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Jardine Estates Inc. v. Koppel

Decided: June 24, 1957.

JARDINE ESTATES, INC., A CORPORATION OF THE STATE OF NEW JERSEY, PLAINTIFF-APPELLANT,
v.
WILLIAM C. KOPPEL AND FLORENCE C. KOPPEL, HIS WIFE, DEFENDANTS-RESPONDENTS



On appeal from the Union County Court, Law Division.

For affirmance and reversal -- Justices Oliphant, Wachenfeld, Burling, Jacobs and Weintraub. For reversal -- Justice Heher. The opinion of the court was delivered by Wachenfeld, J.

Wachenfeld

[24 NJ Page 538] This is an appeal by the plaintiff from a judgment below dismissing its action brought for the possession of certain premises and from a jury verdict awarding the defendants $10,000 on their counterclaim.

In the fall of 1954 the parties signed a contract for sale by the plaintiff of premises in Summit, New Jersey, to the defendants for a total purchase price of $38,000, $1,500 down and the balance payable in $300 monthly installments; title to be transferred when the purchase price was reduced to $30,000. The contract contemplated the completion of the house by the plaintiff in accordance with four pages of specifications attached thereto. There was a supplemental agreement made between the same parties in December 1954, modifying and amending some of the terms of the original contract. The defendants have been in possession since January 1955.

Claiming non-payment of the December 1955 purchase price installment and other defaults by the buyers, the plaintiff instituted this action for possession of the premises. The defendants denied the allegations of default and counterclaimed for $12,000 damages, allegedly resulting from the plaintiff's incomplete or defective and unsatisfactory performance of its agreement to build the dwelling in question.

On the close of the plaintiff's case, the trial court dismissed its action for possession on the ground that the requisite notice by registered mail, specified by the supplemental contract, had not been given.

The defendants on their counterclaim submitted proof concerning the many ways in which the plaintiff had allegedly failed to comply with its contract to construct a dwelling in good and workmanlike manner and to supply it with certain items hereinafter mentioned. Damages were claimed as the necessary reasonable cost of replacing or repairing the defective work performed by the plaintiff and completing the unfinished work. The bulk of the defendants' damages was summarized in a written estimate prepared by an expert and admitted into evidence.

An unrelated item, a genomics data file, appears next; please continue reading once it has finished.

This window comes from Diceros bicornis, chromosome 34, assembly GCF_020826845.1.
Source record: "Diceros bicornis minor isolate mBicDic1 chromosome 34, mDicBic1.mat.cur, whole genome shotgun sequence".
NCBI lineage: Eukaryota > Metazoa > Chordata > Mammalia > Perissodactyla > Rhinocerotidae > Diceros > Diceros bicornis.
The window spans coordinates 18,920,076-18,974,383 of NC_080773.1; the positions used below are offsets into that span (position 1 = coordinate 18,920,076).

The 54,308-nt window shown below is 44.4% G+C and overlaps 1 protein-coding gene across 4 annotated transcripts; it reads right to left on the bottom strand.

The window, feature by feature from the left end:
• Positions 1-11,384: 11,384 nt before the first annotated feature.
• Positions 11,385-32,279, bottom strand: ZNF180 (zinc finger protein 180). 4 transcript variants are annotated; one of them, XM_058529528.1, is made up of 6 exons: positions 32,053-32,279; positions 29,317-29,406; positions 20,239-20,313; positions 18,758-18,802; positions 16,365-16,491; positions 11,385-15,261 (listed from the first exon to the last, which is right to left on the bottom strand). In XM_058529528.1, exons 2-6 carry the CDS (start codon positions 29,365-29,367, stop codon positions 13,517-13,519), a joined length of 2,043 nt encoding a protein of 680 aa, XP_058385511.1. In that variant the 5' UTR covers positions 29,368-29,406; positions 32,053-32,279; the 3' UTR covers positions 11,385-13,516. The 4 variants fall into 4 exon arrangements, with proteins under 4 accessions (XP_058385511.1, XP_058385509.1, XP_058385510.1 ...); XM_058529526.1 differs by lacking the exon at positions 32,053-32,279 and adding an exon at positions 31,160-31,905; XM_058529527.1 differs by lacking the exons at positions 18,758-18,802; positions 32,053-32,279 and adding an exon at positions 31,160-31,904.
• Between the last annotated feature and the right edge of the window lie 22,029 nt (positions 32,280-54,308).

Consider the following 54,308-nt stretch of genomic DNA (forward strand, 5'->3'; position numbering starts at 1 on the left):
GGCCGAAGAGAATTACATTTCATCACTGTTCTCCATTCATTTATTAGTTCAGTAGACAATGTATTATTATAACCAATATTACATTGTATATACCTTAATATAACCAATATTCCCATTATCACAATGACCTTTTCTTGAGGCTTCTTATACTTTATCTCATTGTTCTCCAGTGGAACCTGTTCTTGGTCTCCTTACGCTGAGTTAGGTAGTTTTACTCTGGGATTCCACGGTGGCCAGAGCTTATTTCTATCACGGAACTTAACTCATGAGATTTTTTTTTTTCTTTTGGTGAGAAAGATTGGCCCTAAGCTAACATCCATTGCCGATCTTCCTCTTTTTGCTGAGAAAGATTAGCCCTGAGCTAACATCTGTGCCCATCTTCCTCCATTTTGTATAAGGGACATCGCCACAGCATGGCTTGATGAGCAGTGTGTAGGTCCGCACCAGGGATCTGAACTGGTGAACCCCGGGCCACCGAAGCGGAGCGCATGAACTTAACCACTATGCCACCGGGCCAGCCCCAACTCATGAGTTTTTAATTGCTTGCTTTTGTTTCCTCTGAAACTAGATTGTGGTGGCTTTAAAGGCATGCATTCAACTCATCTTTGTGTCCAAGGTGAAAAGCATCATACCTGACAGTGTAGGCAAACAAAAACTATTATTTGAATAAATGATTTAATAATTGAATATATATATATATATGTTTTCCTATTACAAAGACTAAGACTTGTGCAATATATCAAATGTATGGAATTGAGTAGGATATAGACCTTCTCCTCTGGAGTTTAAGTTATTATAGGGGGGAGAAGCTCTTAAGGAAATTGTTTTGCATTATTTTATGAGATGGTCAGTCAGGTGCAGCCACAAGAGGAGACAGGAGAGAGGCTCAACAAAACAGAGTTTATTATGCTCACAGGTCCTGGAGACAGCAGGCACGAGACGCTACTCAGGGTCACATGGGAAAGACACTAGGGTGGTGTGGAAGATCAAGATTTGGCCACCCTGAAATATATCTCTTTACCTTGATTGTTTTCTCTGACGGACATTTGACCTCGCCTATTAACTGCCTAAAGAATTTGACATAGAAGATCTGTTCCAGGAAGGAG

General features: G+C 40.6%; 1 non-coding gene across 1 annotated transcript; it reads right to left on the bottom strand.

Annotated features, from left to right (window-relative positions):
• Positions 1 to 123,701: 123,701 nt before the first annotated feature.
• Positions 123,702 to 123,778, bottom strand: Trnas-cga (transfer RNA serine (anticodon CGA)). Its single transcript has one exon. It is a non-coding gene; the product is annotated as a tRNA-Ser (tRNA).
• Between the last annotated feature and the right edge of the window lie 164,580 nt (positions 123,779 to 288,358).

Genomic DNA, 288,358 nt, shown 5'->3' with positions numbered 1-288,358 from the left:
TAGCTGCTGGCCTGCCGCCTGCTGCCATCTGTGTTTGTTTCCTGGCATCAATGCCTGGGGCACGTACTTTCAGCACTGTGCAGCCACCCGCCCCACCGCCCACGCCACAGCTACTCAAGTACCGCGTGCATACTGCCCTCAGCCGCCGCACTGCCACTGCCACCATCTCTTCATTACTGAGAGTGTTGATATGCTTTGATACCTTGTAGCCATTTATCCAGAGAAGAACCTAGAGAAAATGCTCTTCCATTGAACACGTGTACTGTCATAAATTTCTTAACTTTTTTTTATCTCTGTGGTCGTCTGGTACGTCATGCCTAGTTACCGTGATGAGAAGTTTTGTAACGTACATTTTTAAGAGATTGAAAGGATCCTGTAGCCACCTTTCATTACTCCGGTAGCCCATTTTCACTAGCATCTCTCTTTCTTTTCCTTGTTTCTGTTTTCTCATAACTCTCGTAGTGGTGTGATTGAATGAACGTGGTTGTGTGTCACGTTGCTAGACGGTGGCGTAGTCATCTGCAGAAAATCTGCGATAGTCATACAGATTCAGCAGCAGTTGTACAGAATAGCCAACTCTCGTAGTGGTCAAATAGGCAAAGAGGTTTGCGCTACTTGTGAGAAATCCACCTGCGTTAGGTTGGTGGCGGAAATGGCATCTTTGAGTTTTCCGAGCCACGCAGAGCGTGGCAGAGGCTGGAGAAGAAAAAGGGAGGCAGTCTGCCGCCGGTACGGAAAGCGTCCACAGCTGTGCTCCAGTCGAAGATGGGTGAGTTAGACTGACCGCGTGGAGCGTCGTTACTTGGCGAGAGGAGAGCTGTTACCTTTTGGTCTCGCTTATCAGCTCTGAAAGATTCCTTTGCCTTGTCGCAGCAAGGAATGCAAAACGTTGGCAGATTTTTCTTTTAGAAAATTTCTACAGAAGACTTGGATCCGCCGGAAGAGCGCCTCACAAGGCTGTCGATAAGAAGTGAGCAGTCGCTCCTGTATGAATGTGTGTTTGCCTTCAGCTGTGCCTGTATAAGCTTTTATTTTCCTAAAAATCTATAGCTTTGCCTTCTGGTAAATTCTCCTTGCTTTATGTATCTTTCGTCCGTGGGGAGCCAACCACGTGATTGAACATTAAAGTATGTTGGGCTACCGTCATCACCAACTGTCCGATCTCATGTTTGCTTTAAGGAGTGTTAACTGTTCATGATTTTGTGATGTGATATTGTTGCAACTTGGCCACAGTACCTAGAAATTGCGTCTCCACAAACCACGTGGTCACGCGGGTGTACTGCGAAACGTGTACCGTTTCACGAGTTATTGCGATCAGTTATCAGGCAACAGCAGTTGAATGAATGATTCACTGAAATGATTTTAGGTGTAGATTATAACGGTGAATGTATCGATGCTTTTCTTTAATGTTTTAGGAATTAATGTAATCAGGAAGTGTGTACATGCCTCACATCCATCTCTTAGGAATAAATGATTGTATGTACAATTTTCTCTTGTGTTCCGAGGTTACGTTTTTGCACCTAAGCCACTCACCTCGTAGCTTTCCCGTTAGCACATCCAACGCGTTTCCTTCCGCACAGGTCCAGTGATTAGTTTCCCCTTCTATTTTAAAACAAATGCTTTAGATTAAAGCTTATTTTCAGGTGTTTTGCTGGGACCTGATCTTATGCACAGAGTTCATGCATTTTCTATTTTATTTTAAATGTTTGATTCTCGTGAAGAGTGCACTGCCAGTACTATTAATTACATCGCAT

Additionally, the defendants claimed the sum of approximately $4,000 to compensate them for a "missing" airconditioning system and other items the plaintiff allegedly was obliged to furnish. The plaintiff's appeal is from both judgments.

The plaintiff is a wholly-owned family corporation, H. Jardine Samurine owning 2% of the outstanding shares of stock and his wife owning 98% of the shares. Samurine actively and solely managed the affairs of the corporation.

Prior to the time the case was actually reached for trial, an excessive number of adjournments had been granted to the plaintiff to enable it to get an attorney to represent it. Two attorneys had already appeared of record and were relieved or sought to be relieved of their responsibility, and it was upon the representations of Mr. Samurine that a third attorney would appear to try the case that several successive adjournments had been granted by the assignment judge. When the matter was again scheduled for trial, no attorney appeared for the plaintiff. The court below was faced with the alternative of dismissing the action and suppressing the defense to the counterclaim, or permitting Samurine, pursuant to his repeated requests, to try the case himself. The assignment judge acceded to Mr. Samurine's plea, and this added to the burdens of the trial judge in controlling the proceedings with fairness to both sides.

The plaintiff's action for possession was dismissed at the close of its evidence because of a failure to prove the notice of default had been given by registered mail as specified in the contract. The plaintiff insists that notice by ordinary letter personally delivered or oral notice constituted a sufficient compliance by the plaintiff with the requirements of the amended contract, but does not deny that the specific notice called for in the document was not given.

The court's action was justified by the record. The judgment below dismissing the plaintiff's cause of ...


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